Taking about the "birth" of jazz and the music that was around between 1910 and 1917 takes quite a lot of imagination. As mentioned before, the first jazz recording wasn't made until 1917 and even then further recordings were sporadic into the 1920's. So, to get a sense of what was being played we have only recourse to the recordings made by those artists in the 1920's. This does display a certain amount of disconnect though, in my opinion. When artists are at the peak of their game it is quite difficult for them to reclaim the old magic 20 years later.
Case in point seems to be Freddie Keppard. A legend in New Orleans at the beginning of the century, he seems to have taken the baton from Buddy Bolden and taken jazz to the next level. A suspicious man, it is said that he took to playing with a handkerchief over his hand so no one could see his fingering on the cornet. Such was his suspicious nature that he declined to make a recording of his music when the Victrola Company asked him to as far back as 1915. It seems he was afraid of the competition listening to his music and eventually bettering him. So was passed up the opportunity to have the very first jazz recording.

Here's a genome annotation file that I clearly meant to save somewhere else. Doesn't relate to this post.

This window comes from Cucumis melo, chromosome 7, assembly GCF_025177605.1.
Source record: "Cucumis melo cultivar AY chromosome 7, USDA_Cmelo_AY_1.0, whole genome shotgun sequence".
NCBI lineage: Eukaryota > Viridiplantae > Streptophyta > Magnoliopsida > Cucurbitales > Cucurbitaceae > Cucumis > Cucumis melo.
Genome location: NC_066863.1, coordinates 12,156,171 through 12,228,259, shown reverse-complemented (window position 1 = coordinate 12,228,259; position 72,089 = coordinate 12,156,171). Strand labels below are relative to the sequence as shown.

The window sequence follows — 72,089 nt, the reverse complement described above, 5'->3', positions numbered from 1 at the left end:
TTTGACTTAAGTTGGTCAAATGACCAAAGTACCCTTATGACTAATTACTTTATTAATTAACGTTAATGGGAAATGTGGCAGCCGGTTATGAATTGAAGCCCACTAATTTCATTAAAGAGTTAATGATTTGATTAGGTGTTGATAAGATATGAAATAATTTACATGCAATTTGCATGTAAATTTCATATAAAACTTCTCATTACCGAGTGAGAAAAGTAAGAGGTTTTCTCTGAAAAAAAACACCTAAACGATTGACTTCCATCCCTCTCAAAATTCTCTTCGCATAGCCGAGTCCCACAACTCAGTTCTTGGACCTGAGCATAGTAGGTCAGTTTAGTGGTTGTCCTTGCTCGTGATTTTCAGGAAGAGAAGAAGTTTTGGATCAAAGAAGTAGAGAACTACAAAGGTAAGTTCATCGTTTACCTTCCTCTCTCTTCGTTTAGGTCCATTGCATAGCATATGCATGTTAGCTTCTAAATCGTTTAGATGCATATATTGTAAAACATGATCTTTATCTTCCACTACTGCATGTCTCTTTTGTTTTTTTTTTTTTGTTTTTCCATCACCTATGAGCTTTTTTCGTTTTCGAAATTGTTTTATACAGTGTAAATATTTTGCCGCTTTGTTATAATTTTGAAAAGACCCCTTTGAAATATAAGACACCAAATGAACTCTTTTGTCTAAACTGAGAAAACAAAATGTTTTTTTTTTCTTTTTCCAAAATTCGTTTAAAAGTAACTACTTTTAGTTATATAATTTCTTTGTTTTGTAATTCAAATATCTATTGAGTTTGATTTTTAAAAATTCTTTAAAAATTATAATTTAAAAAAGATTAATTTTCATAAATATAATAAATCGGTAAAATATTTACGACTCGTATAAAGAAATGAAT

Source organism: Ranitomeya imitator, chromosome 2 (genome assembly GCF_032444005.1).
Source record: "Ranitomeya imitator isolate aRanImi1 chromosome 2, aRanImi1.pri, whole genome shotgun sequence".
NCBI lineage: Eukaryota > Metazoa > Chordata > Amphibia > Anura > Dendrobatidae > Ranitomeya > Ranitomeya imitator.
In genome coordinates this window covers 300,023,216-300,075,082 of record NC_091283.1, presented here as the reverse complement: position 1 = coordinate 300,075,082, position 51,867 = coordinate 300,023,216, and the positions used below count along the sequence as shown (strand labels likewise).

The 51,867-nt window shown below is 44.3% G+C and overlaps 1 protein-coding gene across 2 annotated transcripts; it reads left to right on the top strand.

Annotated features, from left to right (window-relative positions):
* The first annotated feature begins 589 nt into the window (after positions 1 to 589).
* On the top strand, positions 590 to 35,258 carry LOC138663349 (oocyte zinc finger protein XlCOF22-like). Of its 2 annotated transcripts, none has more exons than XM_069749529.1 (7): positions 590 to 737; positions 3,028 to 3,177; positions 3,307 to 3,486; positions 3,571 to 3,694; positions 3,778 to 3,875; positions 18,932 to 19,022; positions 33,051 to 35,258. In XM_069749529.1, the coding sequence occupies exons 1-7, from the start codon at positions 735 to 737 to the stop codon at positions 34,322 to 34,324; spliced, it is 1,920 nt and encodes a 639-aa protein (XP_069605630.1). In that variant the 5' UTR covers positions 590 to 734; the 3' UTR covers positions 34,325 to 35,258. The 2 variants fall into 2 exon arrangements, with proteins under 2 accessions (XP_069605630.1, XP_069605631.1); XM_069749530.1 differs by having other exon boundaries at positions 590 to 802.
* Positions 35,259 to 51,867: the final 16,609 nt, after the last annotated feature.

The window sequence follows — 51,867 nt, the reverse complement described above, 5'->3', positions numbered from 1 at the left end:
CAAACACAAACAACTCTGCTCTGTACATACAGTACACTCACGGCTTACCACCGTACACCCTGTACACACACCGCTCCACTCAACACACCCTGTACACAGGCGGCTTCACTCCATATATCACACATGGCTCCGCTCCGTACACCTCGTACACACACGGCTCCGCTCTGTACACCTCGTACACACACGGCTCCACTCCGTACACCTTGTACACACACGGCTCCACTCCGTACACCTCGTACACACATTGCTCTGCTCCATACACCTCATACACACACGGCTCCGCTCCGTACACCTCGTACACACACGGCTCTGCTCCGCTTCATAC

There doesn't seem to be many recordings around where Keppard is definitely contributing. The Red Hot Jazz website lists Salty Dog and Stockyard Strut as two songs that he definitely played on. The latter borrows heavily from the chord structure of Tiger Rag but shows Keppard's improvisational skills to the fullest. The recordings are very dated and the boundaries between rag time and "hot" jazz seemed blurred. However you can see the direction that the music is taking.
Keppard is also a good example of someone who instigated the move away from New Orleans and spreading jazz across the country. After moving to the east coast he eventually settled in Chicago.